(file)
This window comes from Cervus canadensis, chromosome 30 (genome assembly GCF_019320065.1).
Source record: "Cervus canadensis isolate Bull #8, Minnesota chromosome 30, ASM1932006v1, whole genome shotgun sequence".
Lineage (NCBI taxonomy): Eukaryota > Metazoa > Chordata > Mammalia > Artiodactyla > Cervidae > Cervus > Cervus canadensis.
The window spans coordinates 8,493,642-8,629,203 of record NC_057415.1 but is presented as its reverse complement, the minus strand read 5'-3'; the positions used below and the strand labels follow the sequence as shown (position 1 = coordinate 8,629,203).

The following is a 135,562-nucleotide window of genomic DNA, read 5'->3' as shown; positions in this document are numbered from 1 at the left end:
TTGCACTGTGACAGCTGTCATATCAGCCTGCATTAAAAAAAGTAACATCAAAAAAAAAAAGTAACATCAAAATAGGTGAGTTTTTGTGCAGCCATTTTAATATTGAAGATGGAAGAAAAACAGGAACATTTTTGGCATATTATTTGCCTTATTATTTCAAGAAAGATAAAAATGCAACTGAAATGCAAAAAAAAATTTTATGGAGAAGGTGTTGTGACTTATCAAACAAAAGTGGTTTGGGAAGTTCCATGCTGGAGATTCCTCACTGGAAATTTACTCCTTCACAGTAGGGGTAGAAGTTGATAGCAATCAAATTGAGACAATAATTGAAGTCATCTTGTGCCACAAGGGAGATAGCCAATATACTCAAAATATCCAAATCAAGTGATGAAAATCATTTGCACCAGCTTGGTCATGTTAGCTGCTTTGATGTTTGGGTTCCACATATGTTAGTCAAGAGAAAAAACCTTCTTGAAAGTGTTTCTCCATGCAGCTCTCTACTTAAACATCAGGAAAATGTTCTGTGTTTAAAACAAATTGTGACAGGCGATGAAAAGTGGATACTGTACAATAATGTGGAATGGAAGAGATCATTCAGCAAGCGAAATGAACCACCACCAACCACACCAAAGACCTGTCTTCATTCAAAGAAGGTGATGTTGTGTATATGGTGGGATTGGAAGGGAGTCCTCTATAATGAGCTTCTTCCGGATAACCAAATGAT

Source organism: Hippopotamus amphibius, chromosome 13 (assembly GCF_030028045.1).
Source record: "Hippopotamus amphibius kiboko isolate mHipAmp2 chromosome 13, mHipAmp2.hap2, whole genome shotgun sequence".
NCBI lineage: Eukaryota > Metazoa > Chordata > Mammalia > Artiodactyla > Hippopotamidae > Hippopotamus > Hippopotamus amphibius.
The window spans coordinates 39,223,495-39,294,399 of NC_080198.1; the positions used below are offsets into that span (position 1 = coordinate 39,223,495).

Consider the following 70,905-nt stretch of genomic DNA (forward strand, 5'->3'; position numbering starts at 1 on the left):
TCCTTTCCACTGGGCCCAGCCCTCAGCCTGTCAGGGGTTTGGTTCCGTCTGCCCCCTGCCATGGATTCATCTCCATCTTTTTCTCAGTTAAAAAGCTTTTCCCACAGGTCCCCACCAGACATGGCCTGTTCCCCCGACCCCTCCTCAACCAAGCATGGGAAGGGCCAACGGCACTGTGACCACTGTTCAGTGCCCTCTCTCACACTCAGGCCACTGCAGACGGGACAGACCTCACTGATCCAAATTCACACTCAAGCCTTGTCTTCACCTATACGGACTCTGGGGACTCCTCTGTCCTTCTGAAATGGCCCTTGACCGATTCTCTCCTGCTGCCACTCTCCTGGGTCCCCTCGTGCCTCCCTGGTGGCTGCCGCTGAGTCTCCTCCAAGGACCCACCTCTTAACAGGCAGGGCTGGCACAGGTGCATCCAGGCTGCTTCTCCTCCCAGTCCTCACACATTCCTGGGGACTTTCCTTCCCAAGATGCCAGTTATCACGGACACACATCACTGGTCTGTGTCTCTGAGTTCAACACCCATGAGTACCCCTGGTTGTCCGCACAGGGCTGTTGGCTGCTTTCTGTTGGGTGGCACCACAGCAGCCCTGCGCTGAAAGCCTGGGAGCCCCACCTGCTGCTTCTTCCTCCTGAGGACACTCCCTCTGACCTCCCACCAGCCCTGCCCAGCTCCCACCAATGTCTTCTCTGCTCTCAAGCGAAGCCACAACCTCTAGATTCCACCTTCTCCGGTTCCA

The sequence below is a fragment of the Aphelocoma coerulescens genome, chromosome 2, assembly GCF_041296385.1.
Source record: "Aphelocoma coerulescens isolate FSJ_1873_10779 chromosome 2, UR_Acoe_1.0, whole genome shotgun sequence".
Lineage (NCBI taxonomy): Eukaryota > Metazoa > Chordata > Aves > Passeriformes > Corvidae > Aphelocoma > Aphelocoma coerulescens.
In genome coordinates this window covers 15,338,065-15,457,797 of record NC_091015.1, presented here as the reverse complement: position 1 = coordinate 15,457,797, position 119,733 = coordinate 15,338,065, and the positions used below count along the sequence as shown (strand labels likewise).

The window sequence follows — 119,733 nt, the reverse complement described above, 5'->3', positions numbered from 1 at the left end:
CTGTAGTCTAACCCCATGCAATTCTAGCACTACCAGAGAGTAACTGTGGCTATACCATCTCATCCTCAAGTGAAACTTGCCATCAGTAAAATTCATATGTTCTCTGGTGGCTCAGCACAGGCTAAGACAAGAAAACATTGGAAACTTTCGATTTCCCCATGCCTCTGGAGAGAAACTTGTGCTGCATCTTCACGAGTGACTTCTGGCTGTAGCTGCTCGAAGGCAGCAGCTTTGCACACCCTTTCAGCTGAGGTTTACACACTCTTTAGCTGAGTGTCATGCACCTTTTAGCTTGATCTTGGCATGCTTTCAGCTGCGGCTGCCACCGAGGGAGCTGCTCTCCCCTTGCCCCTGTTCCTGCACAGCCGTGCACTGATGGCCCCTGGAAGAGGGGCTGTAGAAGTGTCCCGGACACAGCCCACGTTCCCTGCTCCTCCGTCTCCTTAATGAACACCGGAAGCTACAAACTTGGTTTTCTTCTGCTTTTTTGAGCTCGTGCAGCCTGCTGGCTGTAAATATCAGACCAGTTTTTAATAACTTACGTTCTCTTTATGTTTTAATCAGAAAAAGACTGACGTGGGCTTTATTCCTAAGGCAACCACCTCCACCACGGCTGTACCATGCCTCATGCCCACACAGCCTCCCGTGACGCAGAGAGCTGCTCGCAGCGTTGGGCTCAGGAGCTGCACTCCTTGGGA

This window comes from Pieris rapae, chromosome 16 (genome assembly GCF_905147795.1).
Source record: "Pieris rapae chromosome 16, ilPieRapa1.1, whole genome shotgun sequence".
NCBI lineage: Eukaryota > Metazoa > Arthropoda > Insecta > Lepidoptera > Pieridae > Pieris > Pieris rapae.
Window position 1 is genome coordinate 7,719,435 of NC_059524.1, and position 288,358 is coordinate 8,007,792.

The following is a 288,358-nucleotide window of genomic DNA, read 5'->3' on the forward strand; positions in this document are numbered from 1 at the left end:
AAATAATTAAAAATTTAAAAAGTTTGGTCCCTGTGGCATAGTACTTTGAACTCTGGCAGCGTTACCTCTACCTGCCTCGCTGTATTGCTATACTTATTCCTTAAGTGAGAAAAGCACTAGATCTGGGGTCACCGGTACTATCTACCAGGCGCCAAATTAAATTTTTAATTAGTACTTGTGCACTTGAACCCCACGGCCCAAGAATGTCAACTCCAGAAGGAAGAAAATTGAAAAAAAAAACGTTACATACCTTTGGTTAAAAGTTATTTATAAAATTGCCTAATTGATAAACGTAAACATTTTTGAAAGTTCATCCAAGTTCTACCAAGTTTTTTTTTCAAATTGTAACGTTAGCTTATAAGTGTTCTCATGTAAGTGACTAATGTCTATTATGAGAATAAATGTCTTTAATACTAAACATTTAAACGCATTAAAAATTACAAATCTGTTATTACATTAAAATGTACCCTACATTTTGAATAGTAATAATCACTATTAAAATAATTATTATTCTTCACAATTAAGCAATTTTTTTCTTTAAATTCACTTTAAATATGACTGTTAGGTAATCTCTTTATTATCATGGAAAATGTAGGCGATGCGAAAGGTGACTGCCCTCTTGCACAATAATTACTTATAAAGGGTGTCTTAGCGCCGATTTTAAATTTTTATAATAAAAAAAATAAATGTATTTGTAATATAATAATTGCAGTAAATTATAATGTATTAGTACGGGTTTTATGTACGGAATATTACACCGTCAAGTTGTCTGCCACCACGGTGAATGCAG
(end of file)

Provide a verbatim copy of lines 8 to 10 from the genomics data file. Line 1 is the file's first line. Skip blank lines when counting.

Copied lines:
Source record: "Hippopotamus amphibius kiboko isolate mHipAmp2 chromosome 13, mHipAmp2.hap2, whole genome shotgun sequence".
NCBI lineage: Eukaryota > Metazoa > Chordata > Mammalia > Artiodactyla > Hippopotamidae > Hippopotamus > Hippopotamus amphibius.
The window spans coordinates 39,223,495-39,294,399 of NC_080198.1; the positions used below are offsets into that span (position 1 = coordinate 39,223,495).